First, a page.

Brace yourselves; we’re about to dive into an exciting lesson on software quality assurance history.
Quality Assurance, paying precise attention to an expected output, has its roots in Guilds and their manufacturing processes during the Middle Ages. However, it was only seventy years ago that safety concerns over high-volume production of the United States’ military equipment began to appear and forced the service to enact MIL-STD-105. As you can see in this Reference Table the military helped alleviate safety concerns from their soldiers and the public by instituting controlled sampling of wartime products and ensuring they met, or surpassed, an agreed upon standard. QA is still a vital part of the manufacturing process and is performed in other fields that produce a variety of products - tangible or not.
Software QA was born from manufacturing and editing’s groundwork but the new-age intricacies of this practice include tasks never imagined by yesterday’s red-penners. Browser compatibility, link testing, form testing, and destructive testing are just some of the current QA practices employed in web development - and it’s constantly evolving. Without these critical twenty-first century checks and balances a project can run over budget and have a negative impact on both Client and Company.
Previous to immediate publication through blogs and online forums becoming the new norm writers employed proofreaders to take a first look at their words one step before mass production - the authors needing constructive criticism on their grammar and syntax - not to mention flow, digestibility, and a bit of fact checking. A proofreader’s first look at a piece of literature took place after the author determined their work to be complete (short of editing). With a mass of text across many pages the piece was combed through by a word wizard who marked and annotated the pages. Oftentimes proofreading involved heavy back-and-forth between the author and proofer(s) - most projects going through multiple rounds of edits to ensure the final form lacked any errors. However, unlike literary proofing, web development needs a more dynamic and involved QA process to avoid costly issues rearing their ugly head later on in the project’s life cycle.
Unlike an author’s text on a certain page - Developer’s code and the changes made to it will often have a ripple effect (positive or negative) on other parts of the project. A quick edit on Line 53 could allow for a continuous carouseling image display but it could also render a break to that same carousel when rendered through a backdated browser. Because of the dynamic changes that result from even the smallest code adjustment, unlike the isolated edit of an error on Page 110 that occurs in a vacuum, it is imperative that QA is along for the ride with the Development team during each phase of production.
While final product proofing has worked well for manufacturers and publishers for years - proofing of websites does not need to, and shouldn’t, follow this static standard. With multiple Developers working on a project simultaneously QA has the ability to proof pieces of the site long before the final product is ready to be delivered. Blocks of a website can be sifted through for errors while the Design and Development teams continue to lay down their first lines of code elsewhere on the project. By encouraging a fluid relationship between Designers, Developers, and QA the teams can produce a more refined product throughout each stage of the project - ultimately leading to the delivery of a better final product.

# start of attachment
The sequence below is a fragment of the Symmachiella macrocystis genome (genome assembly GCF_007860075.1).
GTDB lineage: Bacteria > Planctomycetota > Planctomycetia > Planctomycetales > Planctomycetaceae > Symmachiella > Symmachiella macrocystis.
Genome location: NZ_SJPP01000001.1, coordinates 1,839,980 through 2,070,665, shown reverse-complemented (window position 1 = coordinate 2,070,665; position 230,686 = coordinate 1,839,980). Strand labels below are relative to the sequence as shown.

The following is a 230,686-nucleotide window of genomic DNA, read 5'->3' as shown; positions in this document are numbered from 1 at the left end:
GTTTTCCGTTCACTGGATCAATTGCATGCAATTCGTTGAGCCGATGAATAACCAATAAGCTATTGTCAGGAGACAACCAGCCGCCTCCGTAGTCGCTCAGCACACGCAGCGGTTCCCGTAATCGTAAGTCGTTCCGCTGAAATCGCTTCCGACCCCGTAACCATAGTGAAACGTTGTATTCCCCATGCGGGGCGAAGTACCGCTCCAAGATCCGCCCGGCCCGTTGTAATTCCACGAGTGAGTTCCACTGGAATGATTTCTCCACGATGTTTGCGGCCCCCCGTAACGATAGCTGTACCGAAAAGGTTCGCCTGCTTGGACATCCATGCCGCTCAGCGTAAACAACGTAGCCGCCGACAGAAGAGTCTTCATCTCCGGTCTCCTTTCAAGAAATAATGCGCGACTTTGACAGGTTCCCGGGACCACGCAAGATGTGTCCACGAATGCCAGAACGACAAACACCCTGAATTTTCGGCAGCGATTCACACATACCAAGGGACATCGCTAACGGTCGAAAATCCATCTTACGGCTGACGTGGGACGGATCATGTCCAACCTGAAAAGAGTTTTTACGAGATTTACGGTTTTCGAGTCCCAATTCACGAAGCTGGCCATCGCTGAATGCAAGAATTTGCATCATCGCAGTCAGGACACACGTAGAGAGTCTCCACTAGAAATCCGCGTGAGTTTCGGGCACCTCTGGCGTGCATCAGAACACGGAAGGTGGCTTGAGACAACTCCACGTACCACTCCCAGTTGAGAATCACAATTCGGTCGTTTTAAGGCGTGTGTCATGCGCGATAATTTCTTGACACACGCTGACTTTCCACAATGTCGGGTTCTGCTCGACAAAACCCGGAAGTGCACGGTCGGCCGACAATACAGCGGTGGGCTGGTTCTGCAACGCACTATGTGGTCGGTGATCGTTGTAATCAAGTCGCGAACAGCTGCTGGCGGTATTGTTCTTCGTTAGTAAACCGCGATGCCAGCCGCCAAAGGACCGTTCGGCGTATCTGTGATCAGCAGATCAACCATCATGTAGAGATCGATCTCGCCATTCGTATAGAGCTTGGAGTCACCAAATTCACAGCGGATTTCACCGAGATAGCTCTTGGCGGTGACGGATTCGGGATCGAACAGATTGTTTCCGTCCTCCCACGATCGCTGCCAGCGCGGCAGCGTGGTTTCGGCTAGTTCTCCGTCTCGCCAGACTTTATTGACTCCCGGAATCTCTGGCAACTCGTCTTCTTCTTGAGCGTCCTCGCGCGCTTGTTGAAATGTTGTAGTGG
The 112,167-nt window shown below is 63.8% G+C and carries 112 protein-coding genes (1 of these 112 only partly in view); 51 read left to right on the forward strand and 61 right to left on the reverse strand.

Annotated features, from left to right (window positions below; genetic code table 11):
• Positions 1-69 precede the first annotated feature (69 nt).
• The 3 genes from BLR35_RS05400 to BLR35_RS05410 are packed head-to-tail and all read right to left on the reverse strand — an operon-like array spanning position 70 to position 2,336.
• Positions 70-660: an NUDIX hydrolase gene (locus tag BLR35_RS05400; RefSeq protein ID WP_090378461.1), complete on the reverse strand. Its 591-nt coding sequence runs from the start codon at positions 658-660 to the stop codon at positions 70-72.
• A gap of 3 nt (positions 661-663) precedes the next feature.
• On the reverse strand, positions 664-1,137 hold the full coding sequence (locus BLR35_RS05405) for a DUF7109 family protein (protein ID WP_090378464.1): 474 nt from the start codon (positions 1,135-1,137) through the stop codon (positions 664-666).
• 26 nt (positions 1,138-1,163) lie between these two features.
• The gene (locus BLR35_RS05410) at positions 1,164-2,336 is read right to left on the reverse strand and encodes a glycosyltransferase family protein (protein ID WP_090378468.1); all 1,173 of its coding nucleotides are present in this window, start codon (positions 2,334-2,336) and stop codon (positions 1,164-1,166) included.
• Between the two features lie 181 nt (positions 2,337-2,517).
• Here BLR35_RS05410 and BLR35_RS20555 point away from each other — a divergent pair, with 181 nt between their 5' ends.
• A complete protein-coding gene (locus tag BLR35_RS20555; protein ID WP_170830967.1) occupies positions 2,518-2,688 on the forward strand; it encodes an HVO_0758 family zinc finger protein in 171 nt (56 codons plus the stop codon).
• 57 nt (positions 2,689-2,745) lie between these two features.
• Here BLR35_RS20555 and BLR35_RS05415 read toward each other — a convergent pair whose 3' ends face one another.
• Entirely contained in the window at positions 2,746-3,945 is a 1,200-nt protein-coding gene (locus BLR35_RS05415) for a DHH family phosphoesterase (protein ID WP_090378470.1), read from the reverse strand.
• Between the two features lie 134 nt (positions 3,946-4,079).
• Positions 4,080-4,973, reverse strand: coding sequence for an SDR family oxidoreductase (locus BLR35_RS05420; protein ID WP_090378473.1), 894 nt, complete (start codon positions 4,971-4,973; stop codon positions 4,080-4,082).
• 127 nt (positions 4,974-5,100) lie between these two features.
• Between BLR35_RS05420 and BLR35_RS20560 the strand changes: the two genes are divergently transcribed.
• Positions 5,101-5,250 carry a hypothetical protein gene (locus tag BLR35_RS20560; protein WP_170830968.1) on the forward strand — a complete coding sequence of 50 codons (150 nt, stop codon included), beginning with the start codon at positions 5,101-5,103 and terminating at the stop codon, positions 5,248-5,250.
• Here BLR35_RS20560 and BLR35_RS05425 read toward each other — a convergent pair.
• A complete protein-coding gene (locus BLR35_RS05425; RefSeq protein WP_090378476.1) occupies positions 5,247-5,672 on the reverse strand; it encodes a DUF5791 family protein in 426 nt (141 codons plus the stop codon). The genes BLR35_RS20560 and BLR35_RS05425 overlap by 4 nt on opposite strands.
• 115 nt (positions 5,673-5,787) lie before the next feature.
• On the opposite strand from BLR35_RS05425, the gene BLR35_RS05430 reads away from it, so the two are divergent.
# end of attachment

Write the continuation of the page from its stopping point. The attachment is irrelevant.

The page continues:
Effective software QA begins in a meeting with the Client during the Discovery Phase, before production starts, to ensure the Development team’s final product agrees with, and in critical areas exceeds, Client expectations. After work begins the site’s flow and function is checked often during the Development Phase with QA ensuring that the product is in congruence with the Compositions and Wires agreed upon by the Client and Company. This initial phase is referred to as Breadth Testing, meaning that specific features of the project are not tested in detail. Breadth Testing occurs during the Development Phase because the product is too young to benefit from in-depth testing but its developing skeletal structure benefits from examination and relentless checking of the product against agreed upon expectations.
As a project moves out of the Development Phase and into the Revision Phase(s) QA begins checking under rocks (links), off-the-beaten-path (Destructive Testing), and in the shadows (back-end) to make sure various features are properly integrated into the expected function of the site. With major development in the rearview mirror QA moves into Depth Testing - exercising features of the project in full detail. Any errors noted by QA are entered into issue tracking software that is reviewed by Project Managers and the Development team. Inside this software the team discusses issues, and potential issues, within the project while creating and implementing effective solutions. Cost-effective solutions are easier to develop when issues are discovered early - QA from the get-go is of critical importance to the bottom-line. Issues are tracked by the team according to their severity and their date of discovery to assure the Client that all identified hiccups are given the time and attention necessary to correct or remove them long before delivery of the final product.
Software QA is constantly evolving with the ever-changing web and new practices will debut over the next few years that will supplant many of the current testing procedures. It is of high importance that the QA process is fluid enough to change with the landscape of the web in order to keep a high ROI for Clients. Red pens are a thing of the past - is your Company ahead of the curve? Contact Unleashed Technologies to learn how we can get you there.
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